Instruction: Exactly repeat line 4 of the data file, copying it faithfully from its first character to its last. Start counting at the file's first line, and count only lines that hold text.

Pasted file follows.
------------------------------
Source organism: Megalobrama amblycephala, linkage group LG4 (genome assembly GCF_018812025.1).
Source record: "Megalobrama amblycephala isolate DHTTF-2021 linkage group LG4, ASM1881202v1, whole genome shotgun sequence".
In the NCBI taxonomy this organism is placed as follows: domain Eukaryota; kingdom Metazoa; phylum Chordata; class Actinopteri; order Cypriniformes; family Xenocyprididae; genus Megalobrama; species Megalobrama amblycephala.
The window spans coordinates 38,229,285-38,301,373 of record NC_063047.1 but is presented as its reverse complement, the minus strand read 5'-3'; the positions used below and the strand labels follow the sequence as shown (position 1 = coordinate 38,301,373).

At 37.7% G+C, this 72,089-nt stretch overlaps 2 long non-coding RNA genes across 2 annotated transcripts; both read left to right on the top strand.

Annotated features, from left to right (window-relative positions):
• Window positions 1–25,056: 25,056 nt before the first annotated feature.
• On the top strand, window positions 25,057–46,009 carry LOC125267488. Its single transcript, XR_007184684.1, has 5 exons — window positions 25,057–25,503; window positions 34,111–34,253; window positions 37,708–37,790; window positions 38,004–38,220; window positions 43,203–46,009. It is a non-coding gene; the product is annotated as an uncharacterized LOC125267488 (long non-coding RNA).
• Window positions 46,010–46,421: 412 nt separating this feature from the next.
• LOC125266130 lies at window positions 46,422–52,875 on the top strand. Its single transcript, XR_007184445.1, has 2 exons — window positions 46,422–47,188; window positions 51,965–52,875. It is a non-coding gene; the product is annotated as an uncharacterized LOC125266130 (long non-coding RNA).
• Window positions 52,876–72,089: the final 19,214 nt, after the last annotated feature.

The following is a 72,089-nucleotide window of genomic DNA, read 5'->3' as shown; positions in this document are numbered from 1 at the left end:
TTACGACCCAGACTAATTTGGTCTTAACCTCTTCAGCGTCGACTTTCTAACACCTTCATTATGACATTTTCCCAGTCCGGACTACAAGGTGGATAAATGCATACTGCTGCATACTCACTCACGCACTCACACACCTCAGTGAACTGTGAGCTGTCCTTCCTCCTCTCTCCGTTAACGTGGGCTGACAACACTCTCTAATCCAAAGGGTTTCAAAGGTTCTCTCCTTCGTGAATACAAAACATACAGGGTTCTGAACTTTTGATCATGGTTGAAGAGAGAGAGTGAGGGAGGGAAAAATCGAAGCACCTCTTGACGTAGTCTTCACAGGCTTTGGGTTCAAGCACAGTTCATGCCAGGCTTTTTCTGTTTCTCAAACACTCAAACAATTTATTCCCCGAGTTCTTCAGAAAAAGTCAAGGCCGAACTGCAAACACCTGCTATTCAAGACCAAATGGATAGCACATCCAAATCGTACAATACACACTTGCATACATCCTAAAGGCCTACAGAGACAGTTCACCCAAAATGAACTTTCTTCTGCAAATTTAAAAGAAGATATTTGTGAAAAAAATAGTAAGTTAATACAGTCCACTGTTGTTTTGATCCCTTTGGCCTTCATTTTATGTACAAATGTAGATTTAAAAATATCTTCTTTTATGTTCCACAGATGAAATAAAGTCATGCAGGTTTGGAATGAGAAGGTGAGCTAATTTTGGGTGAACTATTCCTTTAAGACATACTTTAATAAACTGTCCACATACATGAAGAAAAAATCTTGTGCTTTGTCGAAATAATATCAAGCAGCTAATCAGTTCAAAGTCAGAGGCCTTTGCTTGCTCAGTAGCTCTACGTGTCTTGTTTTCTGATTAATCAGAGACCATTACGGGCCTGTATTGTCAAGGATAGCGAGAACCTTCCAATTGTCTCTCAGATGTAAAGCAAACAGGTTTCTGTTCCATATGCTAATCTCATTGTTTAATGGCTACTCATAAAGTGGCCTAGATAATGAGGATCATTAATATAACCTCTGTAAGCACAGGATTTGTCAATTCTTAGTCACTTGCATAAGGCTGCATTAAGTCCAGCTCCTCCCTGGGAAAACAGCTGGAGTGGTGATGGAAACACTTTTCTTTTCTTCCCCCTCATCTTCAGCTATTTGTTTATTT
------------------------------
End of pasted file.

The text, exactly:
The window spans coordinates 38,229,285-38,301,373 of record NC_063047.1 but is presented as its reverse complement, the minus strand read 5'-3'; the positions used below and the strand labels follow the sequence as shown (position 1 = coordinate 38,301,373).